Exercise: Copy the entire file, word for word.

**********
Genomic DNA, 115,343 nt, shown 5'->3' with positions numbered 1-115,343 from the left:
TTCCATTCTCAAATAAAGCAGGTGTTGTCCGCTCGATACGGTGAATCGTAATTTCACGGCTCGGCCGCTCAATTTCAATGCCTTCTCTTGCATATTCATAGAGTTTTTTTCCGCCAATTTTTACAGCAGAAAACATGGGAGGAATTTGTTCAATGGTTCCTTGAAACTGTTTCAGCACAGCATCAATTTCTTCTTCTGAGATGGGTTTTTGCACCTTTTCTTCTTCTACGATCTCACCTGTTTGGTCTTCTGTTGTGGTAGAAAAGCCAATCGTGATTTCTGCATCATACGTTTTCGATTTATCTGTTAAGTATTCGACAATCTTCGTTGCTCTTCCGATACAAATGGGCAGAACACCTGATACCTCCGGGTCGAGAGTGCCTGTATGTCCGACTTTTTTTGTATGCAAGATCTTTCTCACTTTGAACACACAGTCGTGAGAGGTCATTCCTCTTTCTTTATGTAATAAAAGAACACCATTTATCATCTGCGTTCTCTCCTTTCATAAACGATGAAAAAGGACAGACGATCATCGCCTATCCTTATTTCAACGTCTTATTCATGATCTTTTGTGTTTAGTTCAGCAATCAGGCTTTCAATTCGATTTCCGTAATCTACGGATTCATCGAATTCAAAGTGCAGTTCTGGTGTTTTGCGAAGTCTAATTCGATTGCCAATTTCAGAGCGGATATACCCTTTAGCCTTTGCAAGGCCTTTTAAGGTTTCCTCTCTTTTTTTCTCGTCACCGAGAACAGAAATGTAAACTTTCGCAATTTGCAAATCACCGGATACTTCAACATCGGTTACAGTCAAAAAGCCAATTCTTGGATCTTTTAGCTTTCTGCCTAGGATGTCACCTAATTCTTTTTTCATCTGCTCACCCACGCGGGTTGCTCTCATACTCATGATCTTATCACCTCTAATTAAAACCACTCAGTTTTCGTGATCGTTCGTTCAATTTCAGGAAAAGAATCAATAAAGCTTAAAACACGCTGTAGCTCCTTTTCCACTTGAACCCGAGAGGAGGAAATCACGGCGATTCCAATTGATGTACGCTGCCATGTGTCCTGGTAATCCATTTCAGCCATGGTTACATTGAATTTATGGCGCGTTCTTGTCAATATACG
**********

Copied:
Genomic DNA, 115,343 nt, shown 5'->3' with positions numbered 1-115,343 from the left:
TTCCATTCTCAAATAAAGCAGGTGTTGTCCGCTCGATACGGTGAATCGTAATTTCACGGCTCGGCCGCTCAATTTCAATGCCTTCTCTTGCATATTCATAGAGTTTTTTTCCGCCAATTTTTACAGCAGAAAACATGGGAGGAATTTGTTCAATGGTTCCTTGAAACTGTTTCAGCACAGCATCAATTTCTTCTTCTGAGATGGGTTTTTGCACCTTTTCTTCTTCTACGATCTCACCTGTTTGGTCTTCTGTTGTGGTAGAAAAGCCAATCGTGATTTCTGCATCATACGTTTTCGATTTATCTGTTAAGTATTCGACAATCTTCGTTGCTCTTCCGATACAAATGGGCAGAACACCTGATACCTCCGGGTCGAGAGTGCCTGTATGTCCGACTTTTTTTGTATGCAAGATCTTTCTCACTTTGAACACACAGTCGTGAGAGGTCATTCCTCTTTCTTTATGTAATAAAAGAACACCATTTATCATCTGCGTTCTCTCCTTTCATAAACGATGAAAAAGGACAGACGATCATCGCCTATCCTTATTTCAACGTCTTATTCATGATCTTTTGTGTTTAGTTCAGCAATCAGGCTTTCAATTCGATTTCCGTAATCTACGGATTCATCGAATTCAAAGTGCAGTTCTGGTGTTTTGCGAAGTCTAATTCGATTGCCAATTTCAGAGCGGATATACCCTTTAGCCTTTGCAAGGCCTTTTAAGGTTTCCTCTCTTTTTTTCTCGTCACCGAGAACAGAAATGTAAACTTTCGCAATTTGCAAATCACCGGATACTTCAACATCGGTTACAGTCAAAAAGCCAATTCTTGGATCTTTTAGCTTTCTGCCTAGGATGTCACCTAATTCTTTTTTCATCTGCTCACCCACGCGGGTTGCTCTCATACTCATGATCTTATCACCTCTAATTAAAACCACTCAGTTTTCGTGATCGTTCGTTCAATTTCAGGAAAAGAATCAATAAAGCTTAAAACACGCTGTAGCTCCTTTTCCACTTGAACCCGAGAGGAGGAAATCACGGCGATTCCAATTGATGTACGCTGCCATGTGTCCTGGTAATCCATTTCAGCCATGGTTACATTGAATTTATGGCGCGTTCTTGTCAATATACG